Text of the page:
Sciatica or Sacroiliac Joint (SIJ) Pain?

By Shannon Strauch, PTA, STMT-1 on 5/21/2024


Sciatica and sacroiliac joint (SIJ) pain are two distinct conditions that affect the lower back and legs, but they have different causes, symptoms, and treatment approaches. Here’s a detailed comparison:



  • Sciatica is caused by compression or irritation of the sciatic nerve, which can occur due to herniated discs, spinal stenosis, piriformis syndrome, or other conditions that affect the lower spine.


  • Pain that radiates from the lower back down through the buttock and into the leg, typically on one side of the body.

  • The pain may extend as far as the foot or toes.

  • Symptoms can include sharp, burning, or shooting pain, as well as numbness, tingling, or muscle weakness in the affected leg.

  • Pain can worsen with prolonged sitting, coughing, or sneezing.


  • Physical examination focusing on leg lifts and spine movement.

  • Imaging tests like MRI or CT scans to identify nerve compression or spinal abnormalities.


  • Physical therapy to strengthen and stretch the muscles supporting the lower back.

  • Medications such as anti-inflammatories, muscle relaxants, or nerve pain medications.

  • Epidural steroid injections.

  • In severe cases, surgery may be considered to relieve nerve compression.

Sacroiliac Joint (SIJ) Pain


  • SIJ pain arises from dysfunction or inflammation of the sacroiliac joints, which connect the sacrum (the base of the spine) to the pelvis.

  • Causes can include arthritis, trauma, pregnancy (due to hormonal changes and increased load on the pelvis), or biomechanical issues such as leg length discrepancy.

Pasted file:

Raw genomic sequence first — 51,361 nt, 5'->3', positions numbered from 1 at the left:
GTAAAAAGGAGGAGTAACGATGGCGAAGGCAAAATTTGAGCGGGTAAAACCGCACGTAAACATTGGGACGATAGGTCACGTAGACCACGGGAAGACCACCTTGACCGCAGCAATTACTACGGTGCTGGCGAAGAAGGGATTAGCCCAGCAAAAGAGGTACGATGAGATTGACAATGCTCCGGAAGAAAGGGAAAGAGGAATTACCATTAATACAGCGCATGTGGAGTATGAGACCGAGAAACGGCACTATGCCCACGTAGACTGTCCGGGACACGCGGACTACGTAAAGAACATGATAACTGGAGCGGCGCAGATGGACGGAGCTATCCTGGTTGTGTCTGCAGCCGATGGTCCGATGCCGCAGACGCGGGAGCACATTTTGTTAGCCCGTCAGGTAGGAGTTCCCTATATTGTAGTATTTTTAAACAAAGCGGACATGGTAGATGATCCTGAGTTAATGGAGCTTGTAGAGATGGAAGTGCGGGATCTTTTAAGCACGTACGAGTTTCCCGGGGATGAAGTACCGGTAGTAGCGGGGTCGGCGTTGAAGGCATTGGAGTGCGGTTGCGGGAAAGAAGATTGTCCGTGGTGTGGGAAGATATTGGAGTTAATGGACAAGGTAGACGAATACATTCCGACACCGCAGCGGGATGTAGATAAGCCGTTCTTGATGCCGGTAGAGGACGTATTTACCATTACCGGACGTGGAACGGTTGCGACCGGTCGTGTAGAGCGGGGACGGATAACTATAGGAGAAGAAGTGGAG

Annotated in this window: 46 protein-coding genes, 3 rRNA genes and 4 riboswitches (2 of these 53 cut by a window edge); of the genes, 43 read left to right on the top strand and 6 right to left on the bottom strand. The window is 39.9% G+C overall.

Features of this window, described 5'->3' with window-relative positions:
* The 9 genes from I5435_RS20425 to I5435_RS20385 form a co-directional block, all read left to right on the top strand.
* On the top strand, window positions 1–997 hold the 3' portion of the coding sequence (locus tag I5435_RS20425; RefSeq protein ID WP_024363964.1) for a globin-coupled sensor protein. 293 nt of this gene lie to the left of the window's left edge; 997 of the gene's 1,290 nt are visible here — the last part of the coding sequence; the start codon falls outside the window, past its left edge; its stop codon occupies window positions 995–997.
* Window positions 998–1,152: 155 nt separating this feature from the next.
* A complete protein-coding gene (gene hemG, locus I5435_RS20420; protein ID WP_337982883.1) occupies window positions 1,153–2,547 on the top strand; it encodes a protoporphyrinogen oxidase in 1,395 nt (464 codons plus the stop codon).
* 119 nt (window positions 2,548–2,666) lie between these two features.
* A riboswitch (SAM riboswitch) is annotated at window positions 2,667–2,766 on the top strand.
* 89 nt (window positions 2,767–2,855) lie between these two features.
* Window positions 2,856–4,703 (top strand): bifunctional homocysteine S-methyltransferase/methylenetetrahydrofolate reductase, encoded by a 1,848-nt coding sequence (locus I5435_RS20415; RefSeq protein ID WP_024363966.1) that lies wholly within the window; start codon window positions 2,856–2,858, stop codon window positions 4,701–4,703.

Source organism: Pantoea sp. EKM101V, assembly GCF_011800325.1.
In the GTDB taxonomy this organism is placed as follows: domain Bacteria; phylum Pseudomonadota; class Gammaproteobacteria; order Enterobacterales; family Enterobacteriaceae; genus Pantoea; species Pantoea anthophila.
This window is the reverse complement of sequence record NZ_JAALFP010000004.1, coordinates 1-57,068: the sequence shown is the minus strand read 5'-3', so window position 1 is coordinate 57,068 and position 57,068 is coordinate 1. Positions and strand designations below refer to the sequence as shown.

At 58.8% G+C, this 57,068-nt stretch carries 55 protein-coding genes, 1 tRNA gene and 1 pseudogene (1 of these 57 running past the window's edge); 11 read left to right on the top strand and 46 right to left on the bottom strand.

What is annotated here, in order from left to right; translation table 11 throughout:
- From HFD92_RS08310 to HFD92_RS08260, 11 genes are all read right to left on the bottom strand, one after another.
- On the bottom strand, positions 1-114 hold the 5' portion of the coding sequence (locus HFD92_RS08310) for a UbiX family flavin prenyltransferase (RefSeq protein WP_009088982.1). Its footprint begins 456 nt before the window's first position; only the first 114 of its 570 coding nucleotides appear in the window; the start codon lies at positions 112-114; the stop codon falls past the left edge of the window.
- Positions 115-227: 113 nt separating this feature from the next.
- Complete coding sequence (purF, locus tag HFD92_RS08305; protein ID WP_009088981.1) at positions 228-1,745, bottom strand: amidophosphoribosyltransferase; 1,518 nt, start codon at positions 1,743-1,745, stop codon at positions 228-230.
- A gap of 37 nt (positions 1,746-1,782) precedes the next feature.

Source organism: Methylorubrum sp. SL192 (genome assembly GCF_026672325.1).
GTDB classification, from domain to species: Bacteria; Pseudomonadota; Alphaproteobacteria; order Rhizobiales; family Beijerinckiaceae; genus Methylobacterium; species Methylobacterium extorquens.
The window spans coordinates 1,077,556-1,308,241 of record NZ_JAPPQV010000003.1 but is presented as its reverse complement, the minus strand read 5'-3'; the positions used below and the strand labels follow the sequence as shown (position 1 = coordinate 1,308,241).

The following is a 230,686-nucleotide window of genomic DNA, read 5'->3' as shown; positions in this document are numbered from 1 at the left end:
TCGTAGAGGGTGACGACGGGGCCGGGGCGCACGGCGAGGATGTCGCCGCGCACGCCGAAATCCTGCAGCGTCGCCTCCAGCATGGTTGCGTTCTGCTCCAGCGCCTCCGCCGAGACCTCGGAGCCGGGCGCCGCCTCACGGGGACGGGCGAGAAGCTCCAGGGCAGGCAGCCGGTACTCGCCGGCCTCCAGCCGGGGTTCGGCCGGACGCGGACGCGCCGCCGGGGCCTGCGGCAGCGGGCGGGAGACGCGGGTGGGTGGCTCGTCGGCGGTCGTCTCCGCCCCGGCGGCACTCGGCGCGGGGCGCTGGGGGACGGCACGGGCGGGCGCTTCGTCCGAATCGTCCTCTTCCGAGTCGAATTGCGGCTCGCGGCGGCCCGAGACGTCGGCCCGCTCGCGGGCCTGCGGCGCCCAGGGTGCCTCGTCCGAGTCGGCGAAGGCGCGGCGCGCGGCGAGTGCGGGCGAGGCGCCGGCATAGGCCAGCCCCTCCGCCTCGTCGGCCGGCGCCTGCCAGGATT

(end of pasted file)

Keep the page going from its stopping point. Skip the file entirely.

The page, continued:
• Localized pain in the lower back or buttock, often on one side, which may radiate to the groin or thigh.

  • Pain is typically aggravated by standing up from a seated position, climbing stairs, or standing for long periods.

  • Stiffness or a feeling of instability in the pelvis.

  • Pain is usually not as sharp or shooting as sciatica and doesn’t typically extend below the knee.


  • Physical examination with specific tests like the FABER (flexion, abduction, and external rotation) test.

  • Diagnostic injections into the SI joint to confirm the source of pain.

  • Imaging tests like X-rays, MRI, or CT scans to rule out other conditions.


  • Physical therapy focusing on strengthening and stabilizing the muscles around the SI joint.

  • Medications such as anti-inflammatories or pain relievers.

  • SI joint injections with steroids or anesthetics to reduce inflammation and pain.

  • In severe cases, surgical options like SI joint fusion may be considered.


While both sciatica and SIJ pain can cause lower back and leg pain, sciatica is specifically related to sciatic nerve compression and presents with more pronounced nerve-related symptoms (radiating pain, numbness, tingling). SIJ pain, on the other hand, is more localized to the lower back and buttock region and is related to dysfunction or inflammation of the sacroiliac joint. Accurate diagnosis and targeted treatment are crucial for effective management of both conditions. Looking to optimize your well being with pelvic floor physical therapy? Reach out to us at Pelvic Health Center in Madison, NJ to set up an evaluation and treatment! Feel free to call us at 908-443-9880 or email us at

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